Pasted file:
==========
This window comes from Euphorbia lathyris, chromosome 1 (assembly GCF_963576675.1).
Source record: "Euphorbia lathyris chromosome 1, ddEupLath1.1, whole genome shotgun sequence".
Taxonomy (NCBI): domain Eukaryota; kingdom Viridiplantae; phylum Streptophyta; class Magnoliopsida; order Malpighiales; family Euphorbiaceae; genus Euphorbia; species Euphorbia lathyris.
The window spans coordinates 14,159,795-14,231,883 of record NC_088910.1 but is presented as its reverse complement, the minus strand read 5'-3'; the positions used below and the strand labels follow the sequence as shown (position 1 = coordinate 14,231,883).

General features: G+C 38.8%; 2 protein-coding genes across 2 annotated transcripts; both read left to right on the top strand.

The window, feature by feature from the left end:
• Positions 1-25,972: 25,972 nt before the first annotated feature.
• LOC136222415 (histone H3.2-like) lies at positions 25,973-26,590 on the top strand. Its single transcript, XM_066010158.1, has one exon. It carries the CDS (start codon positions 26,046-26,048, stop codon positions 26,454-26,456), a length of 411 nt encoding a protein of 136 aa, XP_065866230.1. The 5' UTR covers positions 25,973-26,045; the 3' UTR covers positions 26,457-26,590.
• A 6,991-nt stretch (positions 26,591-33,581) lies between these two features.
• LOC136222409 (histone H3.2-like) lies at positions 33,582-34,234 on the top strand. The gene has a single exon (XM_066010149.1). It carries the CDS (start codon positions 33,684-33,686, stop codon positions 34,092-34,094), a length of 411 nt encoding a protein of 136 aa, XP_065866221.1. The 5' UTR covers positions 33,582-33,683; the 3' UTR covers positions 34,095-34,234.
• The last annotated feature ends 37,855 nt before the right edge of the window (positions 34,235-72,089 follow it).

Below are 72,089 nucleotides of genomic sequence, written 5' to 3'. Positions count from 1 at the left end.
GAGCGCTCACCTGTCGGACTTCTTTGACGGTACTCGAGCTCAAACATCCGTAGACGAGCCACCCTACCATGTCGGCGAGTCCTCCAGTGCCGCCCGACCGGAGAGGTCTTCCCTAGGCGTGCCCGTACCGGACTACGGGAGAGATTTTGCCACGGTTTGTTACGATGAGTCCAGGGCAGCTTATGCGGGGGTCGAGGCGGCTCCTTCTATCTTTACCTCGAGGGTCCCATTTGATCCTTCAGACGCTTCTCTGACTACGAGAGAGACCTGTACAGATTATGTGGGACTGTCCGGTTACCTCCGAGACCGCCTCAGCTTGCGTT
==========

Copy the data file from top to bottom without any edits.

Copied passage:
This window comes from Euphorbia lathyris, chromosome 1 (assembly GCF_963576675.1).
Source record: "Euphorbia lathyris chromosome 1, ddEupLath1.1, whole genome shotgun sequence".
Taxonomy (NCBI): domain Eukaryota; kingdom Viridiplantae; phylum Streptophyta; class Magnoliopsida; order Malpighiales; family Euphorbiaceae; genus Euphorbia; species Euphorbia lathyris.
The window spans coordinates 14,159,795-14,231,883 of record NC_088910.1 but is presented as its reverse complement, the minus strand read 5'-3'; the positions used below and the strand labels follow the sequence as shown (position 1 = coordinate 14,231,883).

General features: G+C 38.8%; 2 protein-coding genes across 2 annotated transcripts; both read left to right on the top strand.

The window, feature by feature from the left end:
• Positions 1-25,972: 25,972 nt before the first annotated feature.
• LOC136222415 (histone H3.2-like) lies at positions 25,973-26,590 on the top strand. Its single transcript, XM_066010158.1, has one exon. It carries the CDS (start codon positions 26,046-26,048, stop codon positions 26,454-26,456), a length of 411 nt encoding a protein of 136 aa, XP_065866230.1. The 5' UTR covers positions 25,973-26,045; the 3' UTR covers positions 26,457-26,590.
• A 6,991-nt stretch (positions 26,591-33,581) lies between these two features.
• LOC136222409 (histone H3.2-like) lies at positions 33,582-34,234 on the top strand. The gene has a single exon (XM_066010149.1). It carries the CDS (start codon positions 33,684-33,686, stop codon positions 34,092-34,094), a length of 411 nt encoding a protein of 136 aa, XP_065866221.1. The 5' UTR covers positions 33,582-33,683; the 3' UTR covers positions 34,095-34,234.
• The last annotated feature ends 37,855 nt before the right edge of the window (positions 34,235-72,089 follow it).

Below are 72,089 nucleotides of genomic sequence, written 5' to 3'. Positions count from 1 at the left end.
GAGCGCTCACCTGTCGGACTTCTTTGACGGTACTCGAGCTCAAACATCCGTAGACGAGCCACCCTACCATGTCGGCGAGTCCTCCAGTGCCGCCCGACCGGAGAGGTCTTCCCTAGGCGTGCCCGTACCGGACTACGGGAGAGATTTTGCCACGGTTTGTTACGATGAGTCCAGGGCAGCTTATGCGGGGGTCGAGGCGGCTCCTTCTATCTTTACCTCGAGGGTCCCATTTGATCCTTCAGACGCTTCTCTGACTACGAGAGAGACCTGTACAGATTATGTGGGACTGTCCGGTTACCTCCGAGACCGCCTCAGCTTGCGTT